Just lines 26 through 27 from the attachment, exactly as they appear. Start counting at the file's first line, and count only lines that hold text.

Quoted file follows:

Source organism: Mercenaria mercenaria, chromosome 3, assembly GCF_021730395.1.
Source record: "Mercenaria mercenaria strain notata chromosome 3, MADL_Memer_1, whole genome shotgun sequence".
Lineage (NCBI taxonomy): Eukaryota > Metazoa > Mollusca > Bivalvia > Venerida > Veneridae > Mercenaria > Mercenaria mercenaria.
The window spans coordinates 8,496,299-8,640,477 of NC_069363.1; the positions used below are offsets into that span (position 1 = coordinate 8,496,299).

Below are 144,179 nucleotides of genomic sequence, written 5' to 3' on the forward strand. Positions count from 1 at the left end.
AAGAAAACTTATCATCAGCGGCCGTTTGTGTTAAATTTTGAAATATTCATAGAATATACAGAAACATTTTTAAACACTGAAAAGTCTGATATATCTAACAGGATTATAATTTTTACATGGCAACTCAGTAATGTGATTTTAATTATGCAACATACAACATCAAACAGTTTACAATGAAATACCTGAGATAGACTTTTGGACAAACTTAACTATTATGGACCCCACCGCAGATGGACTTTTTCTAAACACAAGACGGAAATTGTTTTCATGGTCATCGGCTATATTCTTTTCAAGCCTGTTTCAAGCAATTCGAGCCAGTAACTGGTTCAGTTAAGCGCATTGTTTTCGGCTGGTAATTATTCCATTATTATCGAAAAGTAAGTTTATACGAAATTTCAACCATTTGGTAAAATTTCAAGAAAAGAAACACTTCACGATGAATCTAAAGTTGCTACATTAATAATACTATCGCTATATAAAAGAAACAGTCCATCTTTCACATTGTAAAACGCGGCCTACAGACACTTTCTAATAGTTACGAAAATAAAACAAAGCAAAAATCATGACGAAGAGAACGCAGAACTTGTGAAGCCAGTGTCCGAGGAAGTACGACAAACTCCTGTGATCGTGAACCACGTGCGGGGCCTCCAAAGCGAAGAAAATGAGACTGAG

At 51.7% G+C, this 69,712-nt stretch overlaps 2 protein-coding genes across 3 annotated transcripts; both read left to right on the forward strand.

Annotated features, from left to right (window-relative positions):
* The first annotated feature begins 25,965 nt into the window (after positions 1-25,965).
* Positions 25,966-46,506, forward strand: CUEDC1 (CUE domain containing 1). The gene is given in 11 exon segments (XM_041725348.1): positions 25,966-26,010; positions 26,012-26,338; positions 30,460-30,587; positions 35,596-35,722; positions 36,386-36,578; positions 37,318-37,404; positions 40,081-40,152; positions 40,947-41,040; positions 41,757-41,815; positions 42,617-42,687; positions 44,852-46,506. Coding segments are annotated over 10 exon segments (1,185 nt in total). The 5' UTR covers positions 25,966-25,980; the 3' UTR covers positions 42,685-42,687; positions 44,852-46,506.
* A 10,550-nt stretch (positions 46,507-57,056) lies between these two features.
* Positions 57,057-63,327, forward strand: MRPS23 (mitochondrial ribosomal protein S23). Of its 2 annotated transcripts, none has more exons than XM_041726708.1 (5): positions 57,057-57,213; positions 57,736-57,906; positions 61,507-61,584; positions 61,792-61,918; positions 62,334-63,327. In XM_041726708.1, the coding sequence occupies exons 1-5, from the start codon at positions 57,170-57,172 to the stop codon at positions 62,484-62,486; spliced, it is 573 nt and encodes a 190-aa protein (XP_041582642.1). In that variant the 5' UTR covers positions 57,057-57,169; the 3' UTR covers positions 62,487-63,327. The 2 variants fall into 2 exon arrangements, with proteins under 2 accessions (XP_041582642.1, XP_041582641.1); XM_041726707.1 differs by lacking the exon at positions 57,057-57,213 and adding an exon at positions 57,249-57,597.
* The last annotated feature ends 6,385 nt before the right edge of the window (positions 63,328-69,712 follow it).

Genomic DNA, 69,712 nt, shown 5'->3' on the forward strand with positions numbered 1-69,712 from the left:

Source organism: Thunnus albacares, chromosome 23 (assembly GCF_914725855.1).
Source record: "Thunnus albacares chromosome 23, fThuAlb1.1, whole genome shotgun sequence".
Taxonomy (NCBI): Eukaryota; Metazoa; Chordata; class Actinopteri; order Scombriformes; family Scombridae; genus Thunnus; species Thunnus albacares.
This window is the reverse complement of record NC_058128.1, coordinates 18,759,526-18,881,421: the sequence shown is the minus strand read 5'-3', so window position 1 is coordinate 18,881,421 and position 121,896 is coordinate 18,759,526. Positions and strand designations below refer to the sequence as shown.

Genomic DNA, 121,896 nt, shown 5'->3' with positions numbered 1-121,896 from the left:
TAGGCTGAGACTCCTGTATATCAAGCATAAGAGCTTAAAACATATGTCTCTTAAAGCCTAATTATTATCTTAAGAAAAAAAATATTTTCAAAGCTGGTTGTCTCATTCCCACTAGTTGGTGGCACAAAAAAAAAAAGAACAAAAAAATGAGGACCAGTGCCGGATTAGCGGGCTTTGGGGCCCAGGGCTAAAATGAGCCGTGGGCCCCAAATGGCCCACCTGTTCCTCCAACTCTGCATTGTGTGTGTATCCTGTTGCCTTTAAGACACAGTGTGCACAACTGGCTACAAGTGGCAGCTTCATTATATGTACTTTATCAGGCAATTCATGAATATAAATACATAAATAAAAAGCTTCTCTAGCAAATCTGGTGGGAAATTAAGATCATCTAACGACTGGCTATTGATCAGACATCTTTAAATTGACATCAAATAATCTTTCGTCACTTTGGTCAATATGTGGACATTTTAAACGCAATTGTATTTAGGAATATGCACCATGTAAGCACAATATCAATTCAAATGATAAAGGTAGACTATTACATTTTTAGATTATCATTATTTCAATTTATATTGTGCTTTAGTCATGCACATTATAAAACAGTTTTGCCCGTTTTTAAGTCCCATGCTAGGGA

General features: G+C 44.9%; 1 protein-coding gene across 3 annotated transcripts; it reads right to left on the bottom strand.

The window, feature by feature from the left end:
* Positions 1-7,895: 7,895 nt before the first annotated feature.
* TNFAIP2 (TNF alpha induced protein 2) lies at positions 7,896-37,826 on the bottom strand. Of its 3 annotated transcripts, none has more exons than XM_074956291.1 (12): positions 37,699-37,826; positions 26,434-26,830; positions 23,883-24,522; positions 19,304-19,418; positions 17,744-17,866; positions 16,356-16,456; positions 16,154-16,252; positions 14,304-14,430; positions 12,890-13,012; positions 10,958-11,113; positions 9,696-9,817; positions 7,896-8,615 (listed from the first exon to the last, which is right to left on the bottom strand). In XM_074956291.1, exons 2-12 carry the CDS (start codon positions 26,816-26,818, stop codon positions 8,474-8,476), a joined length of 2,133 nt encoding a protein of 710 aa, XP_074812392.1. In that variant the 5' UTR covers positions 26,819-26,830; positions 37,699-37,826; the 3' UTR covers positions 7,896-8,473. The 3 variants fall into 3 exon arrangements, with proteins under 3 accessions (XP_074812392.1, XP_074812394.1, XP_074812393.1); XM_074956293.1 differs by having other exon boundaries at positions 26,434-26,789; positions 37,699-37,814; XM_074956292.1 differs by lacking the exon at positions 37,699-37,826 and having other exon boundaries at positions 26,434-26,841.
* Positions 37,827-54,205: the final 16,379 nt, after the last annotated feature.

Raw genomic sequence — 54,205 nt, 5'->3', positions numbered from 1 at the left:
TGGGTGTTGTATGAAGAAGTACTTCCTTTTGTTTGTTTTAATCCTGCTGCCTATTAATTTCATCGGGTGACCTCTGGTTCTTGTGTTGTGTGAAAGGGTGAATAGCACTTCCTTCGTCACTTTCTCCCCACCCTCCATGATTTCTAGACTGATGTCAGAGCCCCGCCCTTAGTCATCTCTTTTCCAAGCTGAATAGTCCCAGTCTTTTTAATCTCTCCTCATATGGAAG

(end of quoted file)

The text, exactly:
Raw genomic sequence — 54,205 nt, 5'->3', positions numbered from 1 at the left:
TGGGTGTTGTATGAAGAAGTACTTCCTTTTGTTTGTTTTAATCCTGCTGCCTATTAATTTCATCGGGTGACCTCTGGTTCTTGTGTTGTGTGAAAGGGTGAATAGCACTTCCTTCGTCACTTTCTCCCCACCCTCCATGATTTCTAGACTGATGTCAGAGCCCCGCCCTTAGTCATCTCTTTTCCAAGCTGAATAGTCCCAGTCTTTTTAATCTCTCCTCATATGGAAG